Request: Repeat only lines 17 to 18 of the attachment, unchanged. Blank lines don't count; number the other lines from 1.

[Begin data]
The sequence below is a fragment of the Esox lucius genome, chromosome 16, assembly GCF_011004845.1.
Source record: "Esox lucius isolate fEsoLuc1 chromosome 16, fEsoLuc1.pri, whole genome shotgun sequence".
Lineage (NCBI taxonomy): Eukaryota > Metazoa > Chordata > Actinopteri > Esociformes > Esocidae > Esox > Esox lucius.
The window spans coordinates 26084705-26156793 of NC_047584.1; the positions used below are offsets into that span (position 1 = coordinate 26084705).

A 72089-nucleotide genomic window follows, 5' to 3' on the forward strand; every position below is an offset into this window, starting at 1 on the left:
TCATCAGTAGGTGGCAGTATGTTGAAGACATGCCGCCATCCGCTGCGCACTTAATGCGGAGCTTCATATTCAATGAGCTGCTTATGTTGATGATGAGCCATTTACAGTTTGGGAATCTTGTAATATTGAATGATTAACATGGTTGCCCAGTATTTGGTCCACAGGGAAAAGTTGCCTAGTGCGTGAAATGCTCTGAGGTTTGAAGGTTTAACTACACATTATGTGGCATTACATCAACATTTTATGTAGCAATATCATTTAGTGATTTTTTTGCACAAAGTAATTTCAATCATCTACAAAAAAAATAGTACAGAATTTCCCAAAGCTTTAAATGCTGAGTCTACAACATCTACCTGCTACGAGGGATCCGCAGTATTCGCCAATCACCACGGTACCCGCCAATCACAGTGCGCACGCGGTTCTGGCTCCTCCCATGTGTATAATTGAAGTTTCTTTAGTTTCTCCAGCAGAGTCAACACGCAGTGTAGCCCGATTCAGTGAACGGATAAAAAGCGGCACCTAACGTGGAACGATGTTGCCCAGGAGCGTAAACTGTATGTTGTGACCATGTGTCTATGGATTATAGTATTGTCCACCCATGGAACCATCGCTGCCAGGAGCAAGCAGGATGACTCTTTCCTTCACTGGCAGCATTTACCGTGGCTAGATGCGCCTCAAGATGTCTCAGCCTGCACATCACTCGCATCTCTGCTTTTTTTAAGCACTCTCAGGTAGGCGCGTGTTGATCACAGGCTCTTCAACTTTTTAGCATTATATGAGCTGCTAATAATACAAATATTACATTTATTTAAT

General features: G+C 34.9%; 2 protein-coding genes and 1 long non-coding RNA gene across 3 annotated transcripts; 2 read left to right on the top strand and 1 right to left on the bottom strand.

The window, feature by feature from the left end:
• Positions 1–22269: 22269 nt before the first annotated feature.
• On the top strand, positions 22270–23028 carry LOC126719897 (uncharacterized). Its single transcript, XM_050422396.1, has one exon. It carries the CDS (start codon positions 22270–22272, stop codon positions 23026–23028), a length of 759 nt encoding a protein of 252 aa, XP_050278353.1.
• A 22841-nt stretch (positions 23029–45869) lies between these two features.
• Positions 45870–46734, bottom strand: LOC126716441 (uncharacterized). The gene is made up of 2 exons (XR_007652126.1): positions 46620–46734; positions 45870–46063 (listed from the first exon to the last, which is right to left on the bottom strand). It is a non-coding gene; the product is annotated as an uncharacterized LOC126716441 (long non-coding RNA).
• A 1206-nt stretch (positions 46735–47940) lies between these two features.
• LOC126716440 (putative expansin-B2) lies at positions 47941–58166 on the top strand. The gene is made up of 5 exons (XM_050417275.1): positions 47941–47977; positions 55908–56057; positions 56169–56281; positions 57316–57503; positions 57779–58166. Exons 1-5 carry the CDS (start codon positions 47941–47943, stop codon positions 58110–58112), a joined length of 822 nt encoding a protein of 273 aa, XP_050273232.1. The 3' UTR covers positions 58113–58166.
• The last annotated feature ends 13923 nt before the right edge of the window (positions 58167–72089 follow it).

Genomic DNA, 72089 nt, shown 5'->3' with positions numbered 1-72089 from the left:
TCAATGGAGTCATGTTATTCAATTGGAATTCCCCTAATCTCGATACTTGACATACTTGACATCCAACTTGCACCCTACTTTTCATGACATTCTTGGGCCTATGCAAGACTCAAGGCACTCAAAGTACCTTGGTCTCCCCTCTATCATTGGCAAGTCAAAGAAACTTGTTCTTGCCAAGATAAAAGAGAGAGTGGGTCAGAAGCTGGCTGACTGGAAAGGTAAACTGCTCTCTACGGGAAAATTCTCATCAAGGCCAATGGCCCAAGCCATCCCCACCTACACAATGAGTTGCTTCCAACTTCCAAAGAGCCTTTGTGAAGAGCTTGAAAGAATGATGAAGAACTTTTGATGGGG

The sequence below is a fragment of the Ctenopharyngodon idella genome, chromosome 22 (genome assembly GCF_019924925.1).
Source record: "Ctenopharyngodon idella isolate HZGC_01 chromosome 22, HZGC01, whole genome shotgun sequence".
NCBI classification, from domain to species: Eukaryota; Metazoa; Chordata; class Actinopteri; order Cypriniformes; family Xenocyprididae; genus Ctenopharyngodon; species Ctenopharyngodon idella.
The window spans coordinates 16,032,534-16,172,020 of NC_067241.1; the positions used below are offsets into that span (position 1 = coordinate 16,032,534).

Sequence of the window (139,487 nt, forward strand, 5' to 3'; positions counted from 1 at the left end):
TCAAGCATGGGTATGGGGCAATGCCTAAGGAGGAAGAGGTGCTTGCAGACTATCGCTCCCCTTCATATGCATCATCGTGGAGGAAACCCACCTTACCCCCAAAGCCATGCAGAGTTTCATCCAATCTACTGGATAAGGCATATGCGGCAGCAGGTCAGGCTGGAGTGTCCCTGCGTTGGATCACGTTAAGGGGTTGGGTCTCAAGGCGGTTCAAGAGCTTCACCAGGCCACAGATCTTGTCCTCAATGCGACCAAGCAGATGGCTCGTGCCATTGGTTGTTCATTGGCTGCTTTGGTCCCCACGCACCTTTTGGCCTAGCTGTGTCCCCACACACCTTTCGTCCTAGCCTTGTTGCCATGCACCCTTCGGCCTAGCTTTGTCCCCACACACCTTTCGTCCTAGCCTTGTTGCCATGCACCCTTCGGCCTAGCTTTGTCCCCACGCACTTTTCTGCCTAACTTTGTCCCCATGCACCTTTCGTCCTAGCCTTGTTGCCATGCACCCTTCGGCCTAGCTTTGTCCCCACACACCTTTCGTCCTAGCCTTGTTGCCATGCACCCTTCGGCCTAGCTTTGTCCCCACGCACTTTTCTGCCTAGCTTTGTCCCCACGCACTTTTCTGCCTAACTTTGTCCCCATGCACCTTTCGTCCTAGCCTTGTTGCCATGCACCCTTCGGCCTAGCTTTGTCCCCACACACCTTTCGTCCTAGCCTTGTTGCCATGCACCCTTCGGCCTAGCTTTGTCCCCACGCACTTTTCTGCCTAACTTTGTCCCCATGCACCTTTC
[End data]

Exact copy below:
TCAATGGAGTCATGTTATTCAATTGGAATTCCCCTAATCTCGATACTTGACATACTTGACATCCAACTTGCACCCTACTTTTCATGACATTCTTGGGCCTATGCAAGACTCAAGGCACTCAAAGTACCTTGGTCTCCCCTCTATCATTGGCAAGTCAAAGAAACTTGTTCTTGCCAAGATAAAAGAGAGAGTGGGTCAGAAGCTGGCTGACTGGAAAGGTAAACTGCTCTCTACGGGAAAATTCTCATCAAGGCCAATGGCCCAAGCCATCCCCACCTACACAATGAGTTGCTTCCAACTTCCAAAGAGCCTTTGTGAAGAGCTTGAAAGAATGATGAAGAACTTTTGATGGGG

The sequence below is a fragment of the Ctenopharyngodon idella genome, chromosome 22 (genome assembly GCF_019924925.1).